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While he was somewhat overshadowed by other stars on the roster, Robert Parish was a key part of the Boston Celtics’ success in the 1980s. The big man didn’t always ply his trade in Beantown, though. He started his career in Golden State and suffered through several unhappy seasons in the Bay Area before moving east.

In addition to changing the course of NBA history, that trade carried an additional benefit for Parish. Upon arriving in Boston, The Chief realized that he needed to take his conditioning more seriously, which helped set the stage for a lengthy professional career.

Robert Parish began his NBA career with a declining Golden State Warriors squad before joining the Boston Celtics

Barring their injury-related struggles, the Golden State Warriors have proven themselves to be one of the better teams in recent NBA history. Unfortunately for Robert Parish, he joined the franchise at a less-promising moment.

After cutting his teeth at Centenary College, the big man joined the Warriors as the eighth overall pick of the 1976 NBA draft. While the club was only a couple of seasons removed from a championship, things were trending in the wrong direction. They made the postseason during Parish’s rookie year, then began a lengthy playoff drought.

As you might imagine, landing in that negative situation took a toll on Parish.

“I was seriously thinking about having a very short basketball career before the trade because of all the losing that I experienced with the Warriors and being blamed for the Warriors demise,” Parish explained on the Rainin’ Js podcast (H/T Mass Live). “I understand that because I was the No. 1 player taken, and the blame falls on my shoulders. But basketball is not an individual sport. It’s a team sport. And I just feel like the team was an assembly of misfits and too much independent thinking. Guys were thinking about themselves as opposed to the team.”

In June 1980, though, a lifeline arrived. The Celtics had acquired The Chief in a trade.

Learning a lesson about the importance of conditioning from the Boston Celtics

Boston Celtics big man Robert Parish dribbles the ball during a 1984 NBA game.
Robert Parish drives to the rim during his time with the Boston Celtics. | Jim Wilson/The Boston Globe via Getty Images

When he joined the Celtics, Parish received a new lease on his basketball life. Before his first season on the east coast ever began, though, the big man needed to learn a lesson about how things were done in Boston.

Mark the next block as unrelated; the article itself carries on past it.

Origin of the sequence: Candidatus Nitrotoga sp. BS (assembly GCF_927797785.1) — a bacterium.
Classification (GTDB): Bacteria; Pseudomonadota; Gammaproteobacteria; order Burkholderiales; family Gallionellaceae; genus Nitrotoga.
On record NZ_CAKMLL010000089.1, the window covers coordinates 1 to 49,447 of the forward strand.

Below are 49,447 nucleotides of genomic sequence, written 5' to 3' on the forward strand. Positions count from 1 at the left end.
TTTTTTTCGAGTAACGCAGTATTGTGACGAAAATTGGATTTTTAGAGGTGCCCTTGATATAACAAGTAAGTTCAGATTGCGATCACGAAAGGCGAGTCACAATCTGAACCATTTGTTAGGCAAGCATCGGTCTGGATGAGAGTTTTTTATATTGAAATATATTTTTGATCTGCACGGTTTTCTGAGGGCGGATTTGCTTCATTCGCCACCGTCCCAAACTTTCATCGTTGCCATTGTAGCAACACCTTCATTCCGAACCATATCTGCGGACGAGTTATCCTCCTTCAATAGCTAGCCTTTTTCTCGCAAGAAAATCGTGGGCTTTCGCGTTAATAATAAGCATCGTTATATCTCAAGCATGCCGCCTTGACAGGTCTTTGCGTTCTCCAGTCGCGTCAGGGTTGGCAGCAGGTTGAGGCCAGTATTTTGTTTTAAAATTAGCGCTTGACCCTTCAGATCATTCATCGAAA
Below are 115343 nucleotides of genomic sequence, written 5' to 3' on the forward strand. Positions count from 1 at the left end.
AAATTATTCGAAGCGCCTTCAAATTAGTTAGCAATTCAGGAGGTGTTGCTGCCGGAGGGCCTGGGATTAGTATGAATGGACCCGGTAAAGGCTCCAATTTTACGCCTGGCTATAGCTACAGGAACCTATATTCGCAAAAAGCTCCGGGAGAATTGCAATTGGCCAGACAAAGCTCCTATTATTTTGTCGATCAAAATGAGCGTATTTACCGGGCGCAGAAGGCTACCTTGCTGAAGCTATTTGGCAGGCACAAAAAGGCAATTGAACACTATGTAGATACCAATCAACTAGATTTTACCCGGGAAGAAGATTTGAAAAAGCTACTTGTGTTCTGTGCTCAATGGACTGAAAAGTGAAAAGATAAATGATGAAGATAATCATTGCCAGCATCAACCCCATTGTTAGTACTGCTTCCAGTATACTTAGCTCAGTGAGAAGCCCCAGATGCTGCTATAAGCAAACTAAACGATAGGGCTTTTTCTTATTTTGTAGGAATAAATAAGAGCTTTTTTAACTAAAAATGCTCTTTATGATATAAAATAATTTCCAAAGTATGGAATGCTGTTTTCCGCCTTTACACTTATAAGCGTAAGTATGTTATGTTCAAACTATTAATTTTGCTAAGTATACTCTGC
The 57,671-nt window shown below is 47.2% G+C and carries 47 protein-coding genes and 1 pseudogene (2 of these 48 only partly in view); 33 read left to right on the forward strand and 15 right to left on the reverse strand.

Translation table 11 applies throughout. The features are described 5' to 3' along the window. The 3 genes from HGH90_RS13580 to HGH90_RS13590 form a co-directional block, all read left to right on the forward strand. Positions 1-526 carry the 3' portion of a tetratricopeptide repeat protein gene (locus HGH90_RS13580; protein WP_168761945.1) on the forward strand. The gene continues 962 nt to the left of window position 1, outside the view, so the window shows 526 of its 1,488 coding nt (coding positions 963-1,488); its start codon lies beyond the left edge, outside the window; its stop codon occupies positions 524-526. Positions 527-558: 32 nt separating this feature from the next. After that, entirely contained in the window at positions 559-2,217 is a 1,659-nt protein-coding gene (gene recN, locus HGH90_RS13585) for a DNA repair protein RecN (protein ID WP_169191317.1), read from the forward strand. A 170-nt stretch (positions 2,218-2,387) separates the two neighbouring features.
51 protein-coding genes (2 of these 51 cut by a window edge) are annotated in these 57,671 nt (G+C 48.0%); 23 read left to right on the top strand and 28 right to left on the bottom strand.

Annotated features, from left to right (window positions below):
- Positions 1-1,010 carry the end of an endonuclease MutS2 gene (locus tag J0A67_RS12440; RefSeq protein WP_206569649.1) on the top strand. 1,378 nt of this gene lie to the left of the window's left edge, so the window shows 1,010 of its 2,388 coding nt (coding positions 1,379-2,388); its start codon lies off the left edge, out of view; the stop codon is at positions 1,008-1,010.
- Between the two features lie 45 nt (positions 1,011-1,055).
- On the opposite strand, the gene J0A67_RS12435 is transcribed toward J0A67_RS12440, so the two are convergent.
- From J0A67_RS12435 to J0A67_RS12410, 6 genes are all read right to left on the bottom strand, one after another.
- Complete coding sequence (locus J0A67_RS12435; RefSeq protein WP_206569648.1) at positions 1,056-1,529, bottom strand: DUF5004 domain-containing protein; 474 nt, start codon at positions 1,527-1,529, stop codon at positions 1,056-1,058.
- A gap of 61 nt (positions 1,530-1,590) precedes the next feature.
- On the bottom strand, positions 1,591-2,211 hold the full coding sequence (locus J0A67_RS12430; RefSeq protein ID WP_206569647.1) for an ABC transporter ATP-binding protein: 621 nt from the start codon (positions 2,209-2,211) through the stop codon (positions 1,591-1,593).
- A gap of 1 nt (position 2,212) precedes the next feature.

“From day one in training camp, I knew that my career had just changed,” Parish told’s Ben Watanabe in 2012. “When I was at Golden State, everybody pretty much coasted and kind of played themselves into shape. Everybody on the Celtics reported to training camp in shape, except for me, because when I got traded, I basically took the summer off. It was the first time I had ever not trained since I started playing basketball. I took the entire summer off.”

Although arriving in training camp out of shape probably wasn’t the best way to impress his new teammates, Parish never overlooked his conditioning ever again.

“It taught me a valuable lesson because there are no vacations when your livelihood depends on your body,” he continued. “You’ve got to keep yourself in condition year-round. That was the one and only time in my basketball career that I allowed myself to get out of shape.”

That lesson ended up changing the course of Robert Parish’s professional career

Claiming to have learned a lesson and actually following through on it are two vastly different things. Parish, however, seems to have truly practiced what he preached.

While he’s remembered for his success in Boston — The Chief won three titles with the Celtics and eventually added another ring as a member of the Chicago Bulls — Parish also deserves credit for his incredible durability. The big man spent 21 seasons in the Association and only played fewer than 74 games during a campaign on one occasion. He appeared in 1,611 contests over the course of his career, which still stands tall as the NBA’s record for games played.

Further underscoring the idea that Parish took his conditioning seriously is an old ESPN story literally headlined “Longevity was Parish trademark.” In that piece, Peter May explained that the big man practiced martial arts, gave up wine, and followed a careful diet in an effort to perform as well as possible on the hardwood.

At the end of the day, it’s impossible to know what would have happened to Parish if he hadn’t joined the Celtics. If nothing else, though, the big man is sure that his experience during that first training camp helped extend his basketball career.

“Oh, without a doubt,” he told Watanabe. “That was my best teacher, that experience. It was a valuable lesson. Even more, it was an invaluable lesson.”

Stats courtesy of Basketball-Reference


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